Health workers, the key to immunization

World Immunization Week
World Immunization Week

World Immunization Week, coordinated by the World Health Organization, takes place from 21-28 April 2013. It aims to recognize the contribution that vaccination has brought to global health in reducing the occurrence of diseases like polio, measles and diphtheria. Across the globe, several activities have been organized including vaccination campaigns, training workshops, round-table discussions, public information campaigns, and more.

Immunization averts between two and three million deaths every year. In recent times, there has been significant progress in the development and delivery of vaccines. Nevertheless, approximately 22 million infants still do not receive routine vaccines and more than 1.5 million children under the age of five continue to die from diseases that could be easily prevented by existing vaccines.

This emergency is not just a problem of a shortage of medicines. As new research published in the journal Vaccine highlighted, there is a need for improved logistics systems and supply chain management, increased support for vulnerable and marginalized groups, and better information. At the same time, it is also essential to overcome complacency about immunization, dispel myths, and improve research.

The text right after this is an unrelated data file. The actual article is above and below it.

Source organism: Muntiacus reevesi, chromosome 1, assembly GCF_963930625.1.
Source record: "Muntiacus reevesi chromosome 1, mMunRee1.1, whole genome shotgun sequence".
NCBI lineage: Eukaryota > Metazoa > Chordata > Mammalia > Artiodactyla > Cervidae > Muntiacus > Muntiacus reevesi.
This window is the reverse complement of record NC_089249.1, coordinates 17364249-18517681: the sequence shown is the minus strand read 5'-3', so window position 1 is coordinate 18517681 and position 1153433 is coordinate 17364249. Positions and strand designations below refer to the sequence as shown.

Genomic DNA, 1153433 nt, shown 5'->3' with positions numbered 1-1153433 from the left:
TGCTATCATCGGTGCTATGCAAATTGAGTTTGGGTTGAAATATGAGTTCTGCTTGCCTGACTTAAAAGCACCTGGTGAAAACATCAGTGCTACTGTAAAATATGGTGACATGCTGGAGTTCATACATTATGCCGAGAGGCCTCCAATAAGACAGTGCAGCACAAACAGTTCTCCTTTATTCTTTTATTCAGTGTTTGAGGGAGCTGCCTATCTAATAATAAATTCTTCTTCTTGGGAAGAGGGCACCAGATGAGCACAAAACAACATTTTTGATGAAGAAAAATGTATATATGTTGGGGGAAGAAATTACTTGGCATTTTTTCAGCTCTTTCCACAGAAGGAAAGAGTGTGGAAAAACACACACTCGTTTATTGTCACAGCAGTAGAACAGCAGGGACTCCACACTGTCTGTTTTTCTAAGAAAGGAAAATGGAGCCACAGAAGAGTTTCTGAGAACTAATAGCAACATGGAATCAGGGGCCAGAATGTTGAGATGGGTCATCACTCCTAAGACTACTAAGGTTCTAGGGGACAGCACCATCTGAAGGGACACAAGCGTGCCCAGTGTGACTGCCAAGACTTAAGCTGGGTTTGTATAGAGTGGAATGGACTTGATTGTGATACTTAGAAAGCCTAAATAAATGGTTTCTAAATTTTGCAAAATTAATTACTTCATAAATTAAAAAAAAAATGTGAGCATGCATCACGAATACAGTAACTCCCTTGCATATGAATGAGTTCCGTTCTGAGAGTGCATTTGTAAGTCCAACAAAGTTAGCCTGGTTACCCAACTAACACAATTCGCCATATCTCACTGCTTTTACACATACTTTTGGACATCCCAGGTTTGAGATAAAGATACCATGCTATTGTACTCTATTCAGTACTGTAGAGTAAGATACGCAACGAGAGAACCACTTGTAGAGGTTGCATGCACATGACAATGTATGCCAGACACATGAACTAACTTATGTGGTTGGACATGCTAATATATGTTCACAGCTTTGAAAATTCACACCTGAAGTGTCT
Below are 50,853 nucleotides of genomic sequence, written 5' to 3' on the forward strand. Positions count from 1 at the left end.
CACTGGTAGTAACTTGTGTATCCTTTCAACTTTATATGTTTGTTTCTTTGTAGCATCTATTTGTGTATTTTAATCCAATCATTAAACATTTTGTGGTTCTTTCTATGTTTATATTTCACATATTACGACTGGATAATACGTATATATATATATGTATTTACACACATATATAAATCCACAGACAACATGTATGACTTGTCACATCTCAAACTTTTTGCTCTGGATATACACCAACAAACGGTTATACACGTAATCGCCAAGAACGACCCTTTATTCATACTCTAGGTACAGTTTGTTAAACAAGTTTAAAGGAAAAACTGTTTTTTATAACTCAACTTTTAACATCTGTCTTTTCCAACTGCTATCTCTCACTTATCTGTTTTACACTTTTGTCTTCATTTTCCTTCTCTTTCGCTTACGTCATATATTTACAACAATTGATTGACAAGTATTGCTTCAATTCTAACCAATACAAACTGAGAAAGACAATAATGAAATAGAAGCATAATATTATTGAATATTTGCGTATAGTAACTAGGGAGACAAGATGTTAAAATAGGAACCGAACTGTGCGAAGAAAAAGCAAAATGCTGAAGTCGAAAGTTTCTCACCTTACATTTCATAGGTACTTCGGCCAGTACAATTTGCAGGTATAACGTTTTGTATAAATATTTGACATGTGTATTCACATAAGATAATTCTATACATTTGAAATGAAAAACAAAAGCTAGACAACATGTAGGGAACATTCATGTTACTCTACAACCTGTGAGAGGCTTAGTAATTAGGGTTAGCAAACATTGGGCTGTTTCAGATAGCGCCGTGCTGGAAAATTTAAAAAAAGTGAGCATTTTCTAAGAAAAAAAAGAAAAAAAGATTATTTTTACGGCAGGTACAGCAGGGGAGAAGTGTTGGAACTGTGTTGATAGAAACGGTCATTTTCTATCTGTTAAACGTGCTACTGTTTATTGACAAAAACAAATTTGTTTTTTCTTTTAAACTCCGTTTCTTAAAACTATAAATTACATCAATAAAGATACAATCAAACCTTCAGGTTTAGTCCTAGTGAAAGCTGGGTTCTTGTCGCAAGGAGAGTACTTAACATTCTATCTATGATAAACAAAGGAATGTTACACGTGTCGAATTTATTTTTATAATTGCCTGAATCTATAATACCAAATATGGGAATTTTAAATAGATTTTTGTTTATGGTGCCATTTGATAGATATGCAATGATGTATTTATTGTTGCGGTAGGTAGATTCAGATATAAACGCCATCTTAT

Health workers could be instrumental in dealing with these challenges. The scale-up of full range of health workers, including community health workers and mid-level cadres, has been internationally recognized as a successful strategy for reducing morbidity and averting mortality in mothers, newborns and children. The Global Health Workforce Alliance believes that health workers, have a true potential to also help closing the immunization gap. This is because they represent the real link between communities and the health system.

World Immunization Week, with its global call to “Protect your world, get vaccinated”, is an opportunity for governments, international organizations, public and private sector agencies, academic institutions, communities and individuals to come together and promote the goal of universal immunization coverage through a skilled, motivated and supported health workforce.

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